Again, the power of words — of saying and meaning what we feel — can be transformative. Some lie are big, some lies are little, but they are always, always about hiding something where it can do more damage. Between Madeline’s amateur sleuthing and the therapist’s note that Ziggy seems to think his father is literally Darth Vader, Jane seems prepared to take the next step on her journey of dealing with her violation — actually confronting the man who raped her. (And possibly murdering him, she and the ladies whisper, kidding and not kidding.)
If Madeline knew the circumstances of Celeste’s marriage, perhaps she would have similarly self-censored her cavalier story about what transpired between her and theatre director Joseph Bachman (Santiago Cabrera). But here too, Celeste — for whom being manhandled means something entirely different; for whom Maddie’s bored playing-around with consent and assault is another language entirely — is able to appreciate her friend’s hubris, and responds with indulgent laughter. But something inside Celeste, too, seems to be opening up — even before her cathartic moment of lawyering up, she pre-emptively challenges Perry, “You gonna hit me now?”
After a decisive victory in the meeting with the Mayor — Celeste’s first time practicing law in six years — she surprises herself by tearing up in the aftermath. Only with coaxing from her best friend is she able to put into words what’s got her so upset: “Today, I felt alive. I felt good… Being a mother is not enough for me… it’s not even close.” Even though that’s not all of it — evidenced by the fear that brings her back to the therapist in the first place — she’s less upset that motherhood isn’t entirely fulfilling her than that she knows valuing her career is antithetical to her interests with Perry.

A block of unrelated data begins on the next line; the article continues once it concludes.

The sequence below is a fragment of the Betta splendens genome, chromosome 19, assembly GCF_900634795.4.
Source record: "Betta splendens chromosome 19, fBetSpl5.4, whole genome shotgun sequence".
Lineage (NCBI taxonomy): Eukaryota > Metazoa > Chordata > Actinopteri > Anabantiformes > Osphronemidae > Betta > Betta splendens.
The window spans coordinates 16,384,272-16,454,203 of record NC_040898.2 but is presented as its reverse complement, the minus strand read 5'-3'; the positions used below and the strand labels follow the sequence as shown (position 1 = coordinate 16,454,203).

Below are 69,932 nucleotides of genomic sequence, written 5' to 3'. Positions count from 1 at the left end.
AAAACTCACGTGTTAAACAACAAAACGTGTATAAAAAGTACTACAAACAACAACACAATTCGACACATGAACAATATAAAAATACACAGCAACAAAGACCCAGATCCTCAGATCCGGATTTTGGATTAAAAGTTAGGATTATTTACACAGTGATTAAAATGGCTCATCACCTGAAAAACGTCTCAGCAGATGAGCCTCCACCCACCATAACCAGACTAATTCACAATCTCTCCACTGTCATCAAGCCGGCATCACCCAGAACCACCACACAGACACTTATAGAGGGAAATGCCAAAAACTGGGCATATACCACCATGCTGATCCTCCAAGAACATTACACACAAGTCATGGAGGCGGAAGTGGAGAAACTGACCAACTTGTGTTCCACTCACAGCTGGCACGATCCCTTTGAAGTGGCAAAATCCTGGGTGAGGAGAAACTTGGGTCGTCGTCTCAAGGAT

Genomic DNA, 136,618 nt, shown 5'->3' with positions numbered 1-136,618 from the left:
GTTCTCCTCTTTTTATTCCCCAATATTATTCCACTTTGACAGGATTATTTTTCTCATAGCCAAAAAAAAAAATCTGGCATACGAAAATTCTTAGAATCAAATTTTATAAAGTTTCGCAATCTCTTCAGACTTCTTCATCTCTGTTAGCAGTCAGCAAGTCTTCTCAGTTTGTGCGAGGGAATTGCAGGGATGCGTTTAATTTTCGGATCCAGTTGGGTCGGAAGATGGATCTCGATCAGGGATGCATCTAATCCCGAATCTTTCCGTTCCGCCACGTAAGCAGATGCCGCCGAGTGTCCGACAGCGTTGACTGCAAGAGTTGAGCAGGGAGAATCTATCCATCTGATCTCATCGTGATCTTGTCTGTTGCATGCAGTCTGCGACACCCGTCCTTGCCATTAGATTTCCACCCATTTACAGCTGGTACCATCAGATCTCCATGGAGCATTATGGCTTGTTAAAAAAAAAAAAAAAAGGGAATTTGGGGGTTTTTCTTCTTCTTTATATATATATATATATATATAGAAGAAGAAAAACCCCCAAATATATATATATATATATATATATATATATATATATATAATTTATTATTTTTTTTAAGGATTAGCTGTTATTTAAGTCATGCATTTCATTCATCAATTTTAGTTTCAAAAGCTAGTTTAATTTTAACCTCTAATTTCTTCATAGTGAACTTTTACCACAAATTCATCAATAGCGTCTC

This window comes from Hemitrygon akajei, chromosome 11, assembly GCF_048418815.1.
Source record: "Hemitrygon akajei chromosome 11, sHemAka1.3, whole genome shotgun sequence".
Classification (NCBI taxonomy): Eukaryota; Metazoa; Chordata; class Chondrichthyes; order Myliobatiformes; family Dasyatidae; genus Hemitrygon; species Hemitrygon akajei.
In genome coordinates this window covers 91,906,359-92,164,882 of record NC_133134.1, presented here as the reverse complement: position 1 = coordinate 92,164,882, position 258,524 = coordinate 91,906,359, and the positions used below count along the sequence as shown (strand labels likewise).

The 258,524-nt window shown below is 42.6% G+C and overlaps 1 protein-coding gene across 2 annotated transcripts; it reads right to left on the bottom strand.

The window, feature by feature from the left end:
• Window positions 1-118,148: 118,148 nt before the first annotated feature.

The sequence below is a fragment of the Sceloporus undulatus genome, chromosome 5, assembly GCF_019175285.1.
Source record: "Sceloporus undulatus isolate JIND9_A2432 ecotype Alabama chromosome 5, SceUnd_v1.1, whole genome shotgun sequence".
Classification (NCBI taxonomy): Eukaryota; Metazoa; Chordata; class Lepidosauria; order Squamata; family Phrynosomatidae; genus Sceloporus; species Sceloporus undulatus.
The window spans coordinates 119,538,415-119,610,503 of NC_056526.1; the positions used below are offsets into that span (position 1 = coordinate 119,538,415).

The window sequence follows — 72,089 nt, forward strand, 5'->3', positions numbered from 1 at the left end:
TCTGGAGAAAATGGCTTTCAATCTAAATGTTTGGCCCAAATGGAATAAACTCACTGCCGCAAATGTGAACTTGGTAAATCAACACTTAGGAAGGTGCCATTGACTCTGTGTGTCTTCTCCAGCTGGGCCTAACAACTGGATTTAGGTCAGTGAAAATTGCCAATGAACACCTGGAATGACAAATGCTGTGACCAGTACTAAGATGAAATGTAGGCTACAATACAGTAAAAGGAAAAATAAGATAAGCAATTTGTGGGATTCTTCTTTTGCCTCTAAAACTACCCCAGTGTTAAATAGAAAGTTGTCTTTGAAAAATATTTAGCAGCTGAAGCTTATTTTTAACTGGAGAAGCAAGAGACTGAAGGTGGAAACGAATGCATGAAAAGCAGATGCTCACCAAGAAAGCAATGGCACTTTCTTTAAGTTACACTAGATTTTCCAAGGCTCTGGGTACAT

Tellingly, she doesn’t ask her therapist for advice on what to do: She knows she must return to work, it’s who she is and what she needs. What she asks for are techniques to explain this to her husband — of whom, of course, she is not afraid.
In the wake of all of these grown-up problems and, of course, the looming murder of we-still-don’t-know-who, the original problem can be as easily forgotten as the shy, miserable little girl it happened to: We learned this week that Ziggy is almost definitely not Amabella’s (Ivy George) tormentor; but we also learn that someone is still bullying her and, quite possibly, Ziggy is also a victim. So empathetic is this little boy that he is seemingly protecting both victim and perpetrator, perhaps protecting his mother and the therapist from the truth.
These two children, faced with issues that would equally stymie adults: No wonder all they can do is gaze around with huge, anxious eyes. It’s not that they don’t know the vocabulary for what’s happening to them — it’s just that they’re in the same trap as Celeste, the terror and certainty of knowing that sharing what’s been going on could unleash something far more frightening.
Which is why, on a show filled with unexpected and perfect musical cues, its final choice of Martha Wainwright’s “Bloody Mother F*****g A*****e” lands so well (and in the show’s most perfect quick-cut edit sequence to date, wrapping itself around a swiftly cracking Jane like a cold blanket as she tries to sing, runs down the beach in the past and future and dreams, finally launches herself over that cliff she’s been flirting with for week; gorgeous, gorgeous) it could have been written for these characters at this point in their story.
I will not pretend
I will not put on a smile
I will not say I’m all right for you
When all I wanted was to be good
To do everything in truth
To do everything in truth
“Big Little Lies” airs at 9 p.m. ET/PT on HBO, throughout March; the finale is set for Apr. 2.